7. Garnish. When frost forms on the cup, pour the refrigerated julep mixture over the ice and add a sprinkle of powdered sugar to the top of the ice. Then serve.


    The Mint Julep cocktail first appeared in print in 1803, described as a “dram of spirituous liquor that has mint in it, taken by Virginians in the morning.”

    Some historians say that the Mint Julep dates to the Colonies in the early 1700s. If so, they may have been mixed with rum, a spirit only as far away as the Caribbean.

    One visitor observed that the planters rose early and had their juleps, because a julep before breakfast was believed to give protection against malaria [source].

    The oldest record at West Virginia’s Greenbrier Hotel (then the Old White Tavern) notes, in 1816, that 1816 guests were ordering “julips” at a cost of twenty-five cents, or three (!) for fifty cents.

    Prior to the Civil War (1861-1865), brandy or whiskey from Europe was commonly used in a julep. During the war, if it could be had, the less expensive bourbon from Kentucky was used.

    The word julep derives from the Persian for flower water (gol ab), referring to a rose water drink. When the concept migrated to the European Mediterranean, transliterated as julep, local mint replaced the rose petals.

    The clubhouse at Churchill Downs began mixing bourbon-based mint juleps around 1875. This mint julep became the racetrack’s signature drink in 1938, when they started to serve the drink in Kentucky Derby souvenir glasses.

    Today, the Kentucky Derby serves more than 80,000 juleps over the two-day event. The capacity of the track is 50,000 (x 2 days = 100,000), so some revelers are not having their fair share!


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    COCKTAIL RECIPE: Have A Kentucky Derby Party On Saturday

    Lookin At Lucky, Ice Box and a field of beautiful three year-old thoroughbreds will be running for the roses in Louisville, Kentucky this Saturday. It’s the 136th Kentucky Derby!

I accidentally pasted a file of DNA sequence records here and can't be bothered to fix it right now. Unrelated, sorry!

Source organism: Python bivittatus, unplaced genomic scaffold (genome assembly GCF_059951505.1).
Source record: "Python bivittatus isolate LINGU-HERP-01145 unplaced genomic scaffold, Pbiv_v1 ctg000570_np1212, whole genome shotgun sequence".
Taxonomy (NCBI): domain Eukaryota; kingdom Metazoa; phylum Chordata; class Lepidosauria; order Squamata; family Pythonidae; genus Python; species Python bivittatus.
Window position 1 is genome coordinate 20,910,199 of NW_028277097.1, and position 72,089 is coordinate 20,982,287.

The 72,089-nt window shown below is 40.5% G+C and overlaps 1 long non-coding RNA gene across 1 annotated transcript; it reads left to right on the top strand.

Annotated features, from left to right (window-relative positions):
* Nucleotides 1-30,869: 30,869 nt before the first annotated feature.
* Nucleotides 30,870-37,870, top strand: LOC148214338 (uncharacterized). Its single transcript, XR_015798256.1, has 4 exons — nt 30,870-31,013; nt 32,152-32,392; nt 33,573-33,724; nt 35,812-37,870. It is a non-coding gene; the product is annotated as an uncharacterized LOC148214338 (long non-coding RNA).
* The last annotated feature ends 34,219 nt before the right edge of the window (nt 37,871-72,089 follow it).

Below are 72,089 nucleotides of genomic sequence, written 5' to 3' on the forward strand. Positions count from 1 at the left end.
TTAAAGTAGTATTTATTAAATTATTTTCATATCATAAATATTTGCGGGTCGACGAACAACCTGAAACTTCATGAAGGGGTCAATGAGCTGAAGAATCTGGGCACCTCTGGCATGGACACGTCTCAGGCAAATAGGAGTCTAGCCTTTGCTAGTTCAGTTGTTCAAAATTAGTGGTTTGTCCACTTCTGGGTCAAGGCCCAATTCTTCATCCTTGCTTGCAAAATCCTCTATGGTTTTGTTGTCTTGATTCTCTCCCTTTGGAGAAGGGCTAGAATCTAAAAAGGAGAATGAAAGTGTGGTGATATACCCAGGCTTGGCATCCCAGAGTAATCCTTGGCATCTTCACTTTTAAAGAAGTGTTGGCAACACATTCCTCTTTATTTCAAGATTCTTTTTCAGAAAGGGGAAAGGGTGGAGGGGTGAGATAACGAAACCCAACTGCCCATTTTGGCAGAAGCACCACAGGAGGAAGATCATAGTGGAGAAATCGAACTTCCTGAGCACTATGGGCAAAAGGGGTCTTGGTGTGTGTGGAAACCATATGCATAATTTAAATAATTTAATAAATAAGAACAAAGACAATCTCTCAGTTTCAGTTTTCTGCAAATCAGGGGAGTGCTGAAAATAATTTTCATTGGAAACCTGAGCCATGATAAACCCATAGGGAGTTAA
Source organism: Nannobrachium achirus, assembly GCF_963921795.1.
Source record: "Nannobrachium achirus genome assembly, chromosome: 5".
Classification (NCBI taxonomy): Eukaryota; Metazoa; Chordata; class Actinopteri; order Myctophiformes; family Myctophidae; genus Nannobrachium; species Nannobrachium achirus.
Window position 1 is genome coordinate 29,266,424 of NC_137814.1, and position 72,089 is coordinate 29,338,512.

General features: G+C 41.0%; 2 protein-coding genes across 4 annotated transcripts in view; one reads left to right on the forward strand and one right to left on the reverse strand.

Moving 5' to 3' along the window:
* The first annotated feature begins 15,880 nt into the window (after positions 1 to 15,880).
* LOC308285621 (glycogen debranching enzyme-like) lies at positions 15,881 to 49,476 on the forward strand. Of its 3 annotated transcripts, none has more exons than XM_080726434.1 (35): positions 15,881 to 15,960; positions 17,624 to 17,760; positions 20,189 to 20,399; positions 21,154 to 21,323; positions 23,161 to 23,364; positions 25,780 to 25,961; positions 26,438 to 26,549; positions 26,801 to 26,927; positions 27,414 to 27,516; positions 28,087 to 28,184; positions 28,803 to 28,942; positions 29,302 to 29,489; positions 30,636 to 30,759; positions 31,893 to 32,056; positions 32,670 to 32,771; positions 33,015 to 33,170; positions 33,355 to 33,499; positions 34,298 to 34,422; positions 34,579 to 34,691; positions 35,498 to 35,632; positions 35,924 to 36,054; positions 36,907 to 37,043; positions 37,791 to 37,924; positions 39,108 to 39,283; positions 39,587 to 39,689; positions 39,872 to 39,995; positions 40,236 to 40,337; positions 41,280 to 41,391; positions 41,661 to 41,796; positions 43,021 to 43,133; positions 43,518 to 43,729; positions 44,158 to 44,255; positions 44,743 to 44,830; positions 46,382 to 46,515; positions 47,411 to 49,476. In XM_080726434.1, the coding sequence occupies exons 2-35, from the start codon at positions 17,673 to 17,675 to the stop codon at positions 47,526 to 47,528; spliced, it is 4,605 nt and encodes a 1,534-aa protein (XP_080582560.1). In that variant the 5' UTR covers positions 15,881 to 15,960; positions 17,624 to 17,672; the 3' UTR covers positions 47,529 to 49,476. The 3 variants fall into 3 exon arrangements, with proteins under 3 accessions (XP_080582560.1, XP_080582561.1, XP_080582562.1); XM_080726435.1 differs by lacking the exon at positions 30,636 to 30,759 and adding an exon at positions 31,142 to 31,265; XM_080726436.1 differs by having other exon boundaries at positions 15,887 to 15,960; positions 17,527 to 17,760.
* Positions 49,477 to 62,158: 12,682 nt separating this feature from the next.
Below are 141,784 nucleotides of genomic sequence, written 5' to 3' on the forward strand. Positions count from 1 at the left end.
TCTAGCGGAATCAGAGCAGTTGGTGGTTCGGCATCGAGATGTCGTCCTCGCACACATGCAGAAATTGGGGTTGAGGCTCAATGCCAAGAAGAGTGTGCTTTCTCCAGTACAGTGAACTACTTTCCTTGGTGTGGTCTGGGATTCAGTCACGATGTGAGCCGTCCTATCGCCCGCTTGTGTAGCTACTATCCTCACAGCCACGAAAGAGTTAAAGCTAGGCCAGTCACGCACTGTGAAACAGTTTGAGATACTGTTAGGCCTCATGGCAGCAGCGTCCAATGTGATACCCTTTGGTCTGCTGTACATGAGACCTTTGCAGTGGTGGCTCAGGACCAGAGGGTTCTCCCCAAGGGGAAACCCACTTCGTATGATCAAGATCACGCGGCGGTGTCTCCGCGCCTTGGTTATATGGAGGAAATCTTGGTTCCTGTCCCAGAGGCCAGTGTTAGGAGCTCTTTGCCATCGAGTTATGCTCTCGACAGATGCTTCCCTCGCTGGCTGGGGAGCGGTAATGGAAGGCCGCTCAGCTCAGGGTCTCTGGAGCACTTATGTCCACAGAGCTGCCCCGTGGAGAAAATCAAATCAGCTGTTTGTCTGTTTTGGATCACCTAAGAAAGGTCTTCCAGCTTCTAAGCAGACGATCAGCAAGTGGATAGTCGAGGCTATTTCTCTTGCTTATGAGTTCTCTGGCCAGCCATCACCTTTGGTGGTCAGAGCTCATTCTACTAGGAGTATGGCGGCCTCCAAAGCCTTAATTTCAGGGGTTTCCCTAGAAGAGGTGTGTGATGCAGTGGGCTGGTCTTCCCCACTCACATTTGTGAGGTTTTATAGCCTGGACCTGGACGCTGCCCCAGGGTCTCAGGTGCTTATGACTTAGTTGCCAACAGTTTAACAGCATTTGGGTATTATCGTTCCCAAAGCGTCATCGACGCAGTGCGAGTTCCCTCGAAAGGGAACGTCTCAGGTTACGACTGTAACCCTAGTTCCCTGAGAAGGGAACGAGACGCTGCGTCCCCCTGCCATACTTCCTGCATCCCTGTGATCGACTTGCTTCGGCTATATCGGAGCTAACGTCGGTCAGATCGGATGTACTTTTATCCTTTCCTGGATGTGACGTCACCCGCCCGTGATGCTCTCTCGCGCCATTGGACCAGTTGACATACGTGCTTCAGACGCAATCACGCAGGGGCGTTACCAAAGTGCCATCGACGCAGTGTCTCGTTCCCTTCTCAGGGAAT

The Kentucky Derby is considered by most to be the most prestigious horse race in the world. It’s the first leg of the famous “Triple Crown,” followed by the Preakness and the Belmont Stakes.

    The one and a quarter miles of track at Churchill Downs doesn’t take long to run: It’s known as “The Most Exciting Two Minutes in Sports” or “The Fastest Two Minutes in Sports.” A blanket of roses is draped over the winner.

    Certainly, it’s an occasion to invite friends over to watch the Derby and enjoy a cocktail.

    We’ve got two cocktail suggestions: the special “Run For The Roses” cocktail from Grey Goose, below, created for the 2010 Kentucky Derby; and the classic Mint Julep in the next post.


    Run for the roses, run for the cocktails.
    Photo courtesy Grey Goose.



    • 3 parts Grey Goose L’Orange Vodka
    • 2 parts peach brandy
    • 2 parts southern-style sweet iced tea (recipe below)
    • 2 parts fresh lime juice
    • 2 organic rose petals for garnish (organic flowers are not sprayed with chemical pesticides)
    • Chambord (raspberry liqueur) for floating
    • Ice cubes and crushed ice


    1. Combine the first four ingredients into a cocktail shaker filled with ice. Shake vigorously until the outside of the shaker is frosted and beaded with sweat. Strain into two rocks glasses filled with crushed ice.

    2. Slowly pour Chambord so that it floats on the top of the drink.

    3. Garnish drink with rose petals.

    Southern Sweet Iced Tea Recipe

    1. Add five tea bags (or equivalent loose black tea) to one quart of boiling water.

    2. Steep for ten minutes and add one cup of sugar while tea bags are steeping. Stir to dissolve.

    3. Place in refrigerator to cool.

    The cocktail was created by Nick Mautone, master mixologist for Grey Goose Vodka and author of Raising the Bar: Better Drinks, Better Entertaining.


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    TIP OF THE DAY: Maximize That Citrus Juice

    Roll ’em. Photo by Cynthia Berridge | SXC.

    Before cutting a lemon, lime or orange, whether to juice it or to cut a wedge or wheel for a beverage, try these two tricks (either one works on its own; together they help maximize juice you can squeeze):

    Trick #1

    Zap the citrus in the microwave for ten seconds. This activates the juice in the sacs so it’s ready to burst forth when juiced.

    Trick #2

    Next, press down on the whole citrus and roll it for another 15 seconds or more on the kitchen counter or a cutting board.

    This applies pressure that releases more juice from the sacs.

    You’ll get more juice for your recipe or a bigger squeeze of juice from the wedge.

    Save The Zest
    You can zest the citrus before or after juicing, and toss fresh zest into salads, onto cooked vegetables, in soups, cookie and cake recipes, cocktails, the pickle jar—just about anything.

    Want to know more about lemons and limes? Check out our: